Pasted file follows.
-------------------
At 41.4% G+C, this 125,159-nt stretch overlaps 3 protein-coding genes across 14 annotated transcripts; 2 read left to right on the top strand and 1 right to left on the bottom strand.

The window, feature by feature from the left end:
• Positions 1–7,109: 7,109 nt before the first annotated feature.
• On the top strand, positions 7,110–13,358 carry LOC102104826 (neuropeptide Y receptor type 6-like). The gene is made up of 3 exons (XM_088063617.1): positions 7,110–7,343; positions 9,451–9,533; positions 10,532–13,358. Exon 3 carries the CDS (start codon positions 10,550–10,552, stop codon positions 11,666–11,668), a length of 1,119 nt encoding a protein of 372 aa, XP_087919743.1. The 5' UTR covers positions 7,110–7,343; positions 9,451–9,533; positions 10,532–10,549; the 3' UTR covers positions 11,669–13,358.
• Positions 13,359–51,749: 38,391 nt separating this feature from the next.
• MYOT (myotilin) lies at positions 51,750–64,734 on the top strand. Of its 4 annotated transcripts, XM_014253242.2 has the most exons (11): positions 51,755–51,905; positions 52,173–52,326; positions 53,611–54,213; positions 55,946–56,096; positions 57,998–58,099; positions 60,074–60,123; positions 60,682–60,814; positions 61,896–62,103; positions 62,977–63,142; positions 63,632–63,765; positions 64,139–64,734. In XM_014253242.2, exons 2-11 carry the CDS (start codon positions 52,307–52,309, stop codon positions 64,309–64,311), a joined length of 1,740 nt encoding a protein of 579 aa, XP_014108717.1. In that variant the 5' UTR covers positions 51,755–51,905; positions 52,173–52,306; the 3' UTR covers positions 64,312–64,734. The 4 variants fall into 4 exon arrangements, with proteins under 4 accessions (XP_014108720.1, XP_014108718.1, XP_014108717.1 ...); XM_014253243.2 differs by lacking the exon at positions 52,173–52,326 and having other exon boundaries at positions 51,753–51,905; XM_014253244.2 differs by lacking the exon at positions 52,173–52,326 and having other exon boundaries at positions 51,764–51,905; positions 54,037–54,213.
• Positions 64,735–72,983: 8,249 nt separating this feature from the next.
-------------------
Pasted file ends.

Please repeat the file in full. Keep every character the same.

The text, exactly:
At 41.4% G+C, this 125,159-nt stretch overlaps 3 protein-coding genes across 14 annotated transcripts; 2 read left to right on the top strand and 1 right to left on the bottom strand.

The window, feature by feature from the left end:
• Positions 1–7,109: 7,109 nt before the first annotated feature.
• On the top strand, positions 7,110–13,358 carry LOC102104826 (neuropeptide Y receptor type 6-like). The gene is made up of 3 exons (XM_088063617.1): positions 7,110–7,343; positions 9,451–9,533; positions 10,532–13,358. Exon 3 carries the CDS (start codon positions 10,550–10,552, stop codon positions 11,666–11,668), a length of 1,119 nt encoding a protein of 372 aa, XP_087919743.1. The 5' UTR covers positions 7,110–7,343; positions 9,451–9,533; positions 10,532–10,549; the 3' UTR covers positions 11,669–13,358.
• Positions 13,359–51,749: 38,391 nt separating this feature from the next.
• MYOT (myotilin) lies at positions 51,750–64,734 on the top strand. Of its 4 annotated transcripts, XM_014253242.2 has the most exons (11): positions 51,755–51,905; positions 52,173–52,326; positions 53,611–54,213; positions 55,946–56,096; positions 57,998–58,099; positions 60,074–60,123; positions 60,682–60,814; positions 61,896–62,103; positions 62,977–63,142; positions 63,632–63,765; positions 64,139–64,734. In XM_014253242.2, exons 2-11 carry the CDS (start codon positions 52,307–52,309, stop codon positions 64,309–64,311), a joined length of 1,740 nt encoding a protein of 579 aa, XP_014108717.1. In that variant the 5' UTR covers positions 51,755–51,905; positions 52,173–52,306; the 3' UTR covers positions 64,312–64,734. The 4 variants fall into 4 exon arrangements, with proteins under 4 accessions (XP_014108720.1, XP_014108718.1, XP_014108717.1 ...); XM_014253243.2 differs by lacking the exon at positions 52,173–52,326 and having other exon boundaries at positions 51,753–51,905; XM_014253244.2 differs by lacking the exon at positions 52,173–52,326 and having other exon boundaries at positions 51,764–51,905; positions 54,037–54,213.
• Positions 64,735–72,983: 8,249 nt separating this feature from the next.